I thought then that wealth depended mainly on the possession of territory and natural resources, whether fertile land with abundant rainfall for agriculture or forestry, or valuable minerals, or oil and gas. It was only after I had been in office for some years that I recognised that performance varied substantially between the different races in Singapore, and among different categories within the same race. After trying out a number of ways to reduce inequalities and failing, I was gradually forced to conclude that the decisive factors were the people, their natural abilities, education and training. Knowledge and the possession of technology were vital for the creation of wealth.
The three and a half years of Japanese occupation were the most important of my life. They gave me vivid insights into the behaviour of human beings and human societies, their motivations and impulses. My appreciation of governments, my understanding of power as the vehicle for revolutionary change, would not have been gained without this experience.
Yet, throughout the 50 years since the end of the war, successive Japanese Liberal Democratic Party governments, the majority of leaders of all Japanese political parties, most of their academics and nearly all their media have chosen not to talk about these evil deeds. Unlike the Germans, they hope that with the passing of the generations these deeds will be forgotten, and the accounts of what they did buried in dusty records. When they refuse to admit them to their neighbours, people cannot but fear that it is possible for them to repeat these horrors. It was only when a non-LDP government took office in 1992 that a Japanese prime minister, Morihiro Hosokawa, gave an unqualified apology.
It was a competitive display of selflessness that swept a whole generation; the more selfless you were, the more you impressed the masses, and the more likely you were to be promoted within the organisation from the Anti-British League to the MCP, a communist party in the middle of a revolution.
In contrast, when we had to find workers, it was a real problem. We recruited volunteers from the unions and from among friends, but they all wanted to go home in time for dinner, for some function or other, or for a private appointment. There was no total commitment, no dedication as on the other side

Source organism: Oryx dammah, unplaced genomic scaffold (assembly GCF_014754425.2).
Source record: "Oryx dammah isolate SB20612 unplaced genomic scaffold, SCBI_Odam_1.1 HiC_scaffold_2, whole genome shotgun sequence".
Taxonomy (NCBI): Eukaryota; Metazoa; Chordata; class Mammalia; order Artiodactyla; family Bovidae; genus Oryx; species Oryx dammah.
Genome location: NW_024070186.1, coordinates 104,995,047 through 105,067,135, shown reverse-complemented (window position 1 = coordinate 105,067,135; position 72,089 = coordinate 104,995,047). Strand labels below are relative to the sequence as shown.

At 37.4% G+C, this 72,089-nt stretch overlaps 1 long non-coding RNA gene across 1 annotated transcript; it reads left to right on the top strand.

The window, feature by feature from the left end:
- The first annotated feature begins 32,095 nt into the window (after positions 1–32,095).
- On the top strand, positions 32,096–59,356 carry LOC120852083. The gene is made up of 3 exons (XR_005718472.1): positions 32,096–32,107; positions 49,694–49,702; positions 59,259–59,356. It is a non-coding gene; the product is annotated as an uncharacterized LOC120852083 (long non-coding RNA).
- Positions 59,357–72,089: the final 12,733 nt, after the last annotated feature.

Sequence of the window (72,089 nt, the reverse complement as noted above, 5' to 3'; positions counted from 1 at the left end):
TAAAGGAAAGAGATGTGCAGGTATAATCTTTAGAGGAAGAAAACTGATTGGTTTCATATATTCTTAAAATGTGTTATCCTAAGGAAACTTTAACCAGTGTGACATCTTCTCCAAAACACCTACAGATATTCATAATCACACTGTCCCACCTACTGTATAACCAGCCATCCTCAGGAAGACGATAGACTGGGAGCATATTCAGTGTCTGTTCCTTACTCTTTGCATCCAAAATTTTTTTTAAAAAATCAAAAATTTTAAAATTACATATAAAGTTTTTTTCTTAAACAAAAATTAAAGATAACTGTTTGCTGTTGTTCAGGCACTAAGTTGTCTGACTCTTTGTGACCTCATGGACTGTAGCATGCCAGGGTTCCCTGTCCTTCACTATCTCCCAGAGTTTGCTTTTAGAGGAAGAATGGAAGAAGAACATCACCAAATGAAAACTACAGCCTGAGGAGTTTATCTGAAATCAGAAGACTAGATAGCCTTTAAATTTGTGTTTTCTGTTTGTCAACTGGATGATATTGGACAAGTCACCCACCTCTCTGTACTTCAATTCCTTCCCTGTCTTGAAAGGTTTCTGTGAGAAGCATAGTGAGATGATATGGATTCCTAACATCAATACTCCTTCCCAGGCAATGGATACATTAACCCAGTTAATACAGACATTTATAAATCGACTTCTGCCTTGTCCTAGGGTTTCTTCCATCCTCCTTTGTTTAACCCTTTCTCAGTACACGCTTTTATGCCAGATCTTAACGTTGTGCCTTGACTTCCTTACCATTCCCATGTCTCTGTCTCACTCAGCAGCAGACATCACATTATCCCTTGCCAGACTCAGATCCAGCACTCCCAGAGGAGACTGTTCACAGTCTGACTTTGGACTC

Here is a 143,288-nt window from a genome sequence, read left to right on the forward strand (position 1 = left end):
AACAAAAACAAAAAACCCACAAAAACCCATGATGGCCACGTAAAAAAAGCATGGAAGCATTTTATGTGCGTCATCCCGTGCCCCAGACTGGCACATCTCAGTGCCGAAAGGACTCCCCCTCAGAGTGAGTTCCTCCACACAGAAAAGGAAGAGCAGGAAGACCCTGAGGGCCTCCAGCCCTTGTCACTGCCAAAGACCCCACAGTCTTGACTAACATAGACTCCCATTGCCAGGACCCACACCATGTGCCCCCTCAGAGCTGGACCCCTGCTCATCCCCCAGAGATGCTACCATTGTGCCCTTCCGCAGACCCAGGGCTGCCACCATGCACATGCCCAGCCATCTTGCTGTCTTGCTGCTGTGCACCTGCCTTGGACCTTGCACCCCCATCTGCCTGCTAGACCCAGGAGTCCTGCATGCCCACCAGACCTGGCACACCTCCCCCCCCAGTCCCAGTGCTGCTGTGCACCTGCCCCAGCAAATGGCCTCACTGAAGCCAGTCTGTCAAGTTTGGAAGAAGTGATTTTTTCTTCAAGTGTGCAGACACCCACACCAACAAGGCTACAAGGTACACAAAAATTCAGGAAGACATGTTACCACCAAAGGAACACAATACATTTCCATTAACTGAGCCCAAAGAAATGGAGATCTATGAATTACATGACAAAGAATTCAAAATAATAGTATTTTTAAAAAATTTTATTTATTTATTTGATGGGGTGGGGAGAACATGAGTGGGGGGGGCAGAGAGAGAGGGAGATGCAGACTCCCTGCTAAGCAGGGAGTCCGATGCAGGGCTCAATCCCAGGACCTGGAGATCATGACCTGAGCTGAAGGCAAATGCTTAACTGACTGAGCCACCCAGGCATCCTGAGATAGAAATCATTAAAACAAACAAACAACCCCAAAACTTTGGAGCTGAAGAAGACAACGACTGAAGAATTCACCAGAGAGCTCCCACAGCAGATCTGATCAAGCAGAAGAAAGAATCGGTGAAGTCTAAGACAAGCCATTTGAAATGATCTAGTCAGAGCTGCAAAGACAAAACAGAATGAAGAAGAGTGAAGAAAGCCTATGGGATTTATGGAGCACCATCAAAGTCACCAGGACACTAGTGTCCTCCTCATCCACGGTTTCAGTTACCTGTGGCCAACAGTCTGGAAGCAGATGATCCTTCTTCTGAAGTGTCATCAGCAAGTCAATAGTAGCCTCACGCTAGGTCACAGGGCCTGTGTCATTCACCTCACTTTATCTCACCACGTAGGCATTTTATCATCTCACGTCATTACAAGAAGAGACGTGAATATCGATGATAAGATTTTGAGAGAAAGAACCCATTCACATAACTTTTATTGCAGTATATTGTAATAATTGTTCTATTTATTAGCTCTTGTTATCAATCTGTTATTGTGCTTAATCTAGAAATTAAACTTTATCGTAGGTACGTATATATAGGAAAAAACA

I used to be quite depressed by the long-term implications of all this. I failed to realise then that they could not keep it up for long. Revolutionary zeal could only carry them thus far. In the end, they had to live and bring up families, and families required money, housing, health care, recreation and the other good things of life.
One odd thing about them though, was that when they abandoned communism, as some young Chinese middle school student leaders did, they often became extremely avaricious to make up for lost time. They seemed to feel that they had been robbed of the best years of their lives and had to make up for what they had missed. It was a preview of what I was to see later in China and Vietnam. When the revolution did not deliver utopia and the economy reverted to the free market, cadres, with the power to issue licences or with access to goods and services at official prices, were the first to be corrupt and exploit the masses.
Each student had to take three subjects…. and economics, because I believed it could teach me how to make money in business and on the stock market – I was naive!
Earlier, in January, Raja had drafted a PAP statement, which I then issued, proposing a general amnesty for the MCP. It was reasonable and logical, but in retrospect, naive and unworkable.
I had been naive in putting the few English-educated activists that I had into contact with the Chinese-speaking cadres of the MCP.